Who killed John Wright in Trifles?  

Expert Answers
teachsuccess eNotes educator| Certified Educator

In Trifles, it was Minnie Wright who killed John Wright. In the play, Mr. Hale describes how Minnie acted the day he discovered that John was dead.

According to Mr. Hale, Minnie seemed agitated when he questioned her about John. Mr. Hale related that, when he entered the Wright residence, Minnie was rocking back and forth on her chair. She had her apron in her lap and appeared to be pleating it. Minnie was in an odd mood; she was nervous and obviously troubled about something.

When Mr. Hale mentioned the cold weather, Minnie barely acknowledged him. She indulged in no pleasantries whatsoever and refused to look at Mr. Hale. When Mr. Hale asked to see John, Minnie gave a strange little laugh. Since she gave no real answer, Mr. Hale was forced to ask again. After much prodding on Mr. Hale's part, Minnie finally admitted that John was dead.

She pointed upstairs and revealed that John died "of a rope round his neck." Mr. Hale then went upstairs to investigate. After finding John dead, he went back downstairs to ask whether anyone had been notified of John's death. Mr. Hale relates that Minnie answered in the negative and appeared to be unconcerned. When Mr. Hale asked who was responsible for John's death, Minnie maintained that she didn't know. She mentioned that she was a sound sleeper.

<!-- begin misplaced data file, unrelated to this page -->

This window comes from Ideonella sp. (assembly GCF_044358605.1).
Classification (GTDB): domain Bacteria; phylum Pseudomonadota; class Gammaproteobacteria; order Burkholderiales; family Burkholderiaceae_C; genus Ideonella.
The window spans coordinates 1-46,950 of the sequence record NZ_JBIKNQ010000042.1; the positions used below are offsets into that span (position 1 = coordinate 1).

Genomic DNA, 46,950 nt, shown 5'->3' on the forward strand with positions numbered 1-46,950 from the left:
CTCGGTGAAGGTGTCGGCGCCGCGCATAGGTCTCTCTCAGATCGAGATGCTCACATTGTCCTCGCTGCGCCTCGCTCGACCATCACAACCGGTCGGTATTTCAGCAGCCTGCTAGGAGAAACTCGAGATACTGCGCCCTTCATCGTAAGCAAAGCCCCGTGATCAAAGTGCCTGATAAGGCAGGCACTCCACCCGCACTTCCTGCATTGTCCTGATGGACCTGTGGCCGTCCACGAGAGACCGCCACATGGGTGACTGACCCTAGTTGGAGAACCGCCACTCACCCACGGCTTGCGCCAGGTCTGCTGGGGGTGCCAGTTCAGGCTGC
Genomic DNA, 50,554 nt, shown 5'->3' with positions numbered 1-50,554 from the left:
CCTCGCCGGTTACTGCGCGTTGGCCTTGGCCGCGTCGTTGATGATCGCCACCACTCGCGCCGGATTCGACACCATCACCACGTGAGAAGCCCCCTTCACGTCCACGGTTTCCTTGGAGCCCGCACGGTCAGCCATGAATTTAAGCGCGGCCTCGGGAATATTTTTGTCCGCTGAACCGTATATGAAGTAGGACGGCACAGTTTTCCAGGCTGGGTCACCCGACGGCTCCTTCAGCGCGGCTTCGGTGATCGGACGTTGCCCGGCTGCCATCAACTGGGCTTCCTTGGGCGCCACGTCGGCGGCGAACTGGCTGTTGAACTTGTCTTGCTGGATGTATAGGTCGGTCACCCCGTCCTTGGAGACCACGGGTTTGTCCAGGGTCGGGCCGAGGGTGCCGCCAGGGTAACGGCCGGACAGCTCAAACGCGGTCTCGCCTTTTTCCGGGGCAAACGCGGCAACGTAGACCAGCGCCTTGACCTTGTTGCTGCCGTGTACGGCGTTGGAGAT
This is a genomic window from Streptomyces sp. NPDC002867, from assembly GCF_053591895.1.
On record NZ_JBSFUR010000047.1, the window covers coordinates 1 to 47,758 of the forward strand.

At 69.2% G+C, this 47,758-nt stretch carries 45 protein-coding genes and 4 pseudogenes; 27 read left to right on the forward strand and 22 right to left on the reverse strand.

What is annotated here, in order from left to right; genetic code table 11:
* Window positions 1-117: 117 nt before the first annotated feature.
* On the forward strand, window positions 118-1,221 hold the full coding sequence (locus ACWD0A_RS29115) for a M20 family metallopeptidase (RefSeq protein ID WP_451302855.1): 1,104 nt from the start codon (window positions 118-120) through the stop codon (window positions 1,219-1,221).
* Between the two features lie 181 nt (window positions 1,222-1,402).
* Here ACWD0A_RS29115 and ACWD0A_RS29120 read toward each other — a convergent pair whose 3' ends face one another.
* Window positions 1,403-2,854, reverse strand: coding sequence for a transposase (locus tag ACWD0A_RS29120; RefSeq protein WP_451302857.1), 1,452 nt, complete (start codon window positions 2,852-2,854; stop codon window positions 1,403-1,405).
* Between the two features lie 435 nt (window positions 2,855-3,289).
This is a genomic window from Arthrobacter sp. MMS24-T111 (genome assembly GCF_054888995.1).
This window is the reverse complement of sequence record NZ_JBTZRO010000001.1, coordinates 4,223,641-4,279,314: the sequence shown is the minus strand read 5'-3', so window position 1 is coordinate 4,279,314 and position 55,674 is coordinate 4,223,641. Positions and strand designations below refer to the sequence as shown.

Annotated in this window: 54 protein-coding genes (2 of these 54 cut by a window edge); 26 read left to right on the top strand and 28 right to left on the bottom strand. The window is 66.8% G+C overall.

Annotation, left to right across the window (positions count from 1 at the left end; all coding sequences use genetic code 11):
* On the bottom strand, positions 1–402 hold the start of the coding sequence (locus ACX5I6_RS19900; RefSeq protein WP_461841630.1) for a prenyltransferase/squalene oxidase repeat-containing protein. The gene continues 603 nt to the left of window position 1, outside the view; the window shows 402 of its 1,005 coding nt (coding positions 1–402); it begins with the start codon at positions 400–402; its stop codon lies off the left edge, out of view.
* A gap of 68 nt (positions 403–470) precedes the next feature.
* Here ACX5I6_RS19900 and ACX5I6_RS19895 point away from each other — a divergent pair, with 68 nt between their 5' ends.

Minnie's odd behavior, detached answers, and nervous laughter show that she was obviously in shock. It is plain from her emotional angst and the women's conversation about the dead canary that Minnie was responsible for John's death. 




accessteacher eNotes educator| Certified Educator

It is clear in this excellent play that the person who killed John Wright was actually Minnie Wright, his long suffering wife who had changed so much through her marriage to her husband and the cold, stern disposition that he had. Of course, the intense irony of the play is that the men are self-importantly wandering around trying to find a motive to incriminate Minnie Wright, but it is the women, who are mercilessly mocked and patronised for their focusing on "trifles" that actually find the missing clue that allows them to piece together a motive that indicates it was Minnie Wright that killed her husband.

They find a dead, strangled canary, that obviously belonged to Minnie Wright. Of course, John Wright himself was strangled, and note what Mrs Hale says to Mrs Wright regarding it:

If there'd been years and years of nothing, then a bird to sing to you, it would be awful--still after the bird was still.

This helps us to see that having experienced mental, psychological and physical overshadowing from her husband, and then having her canary strangled in front of her eyes, Minnie Wright would have lashed out in a fit of desperation, strangling her husband in his sleep. The women ironically solve the crime that the men are unable to do, but they choose to hide the missing bit of evidence from them in case that leads them to blame Minnie Wright.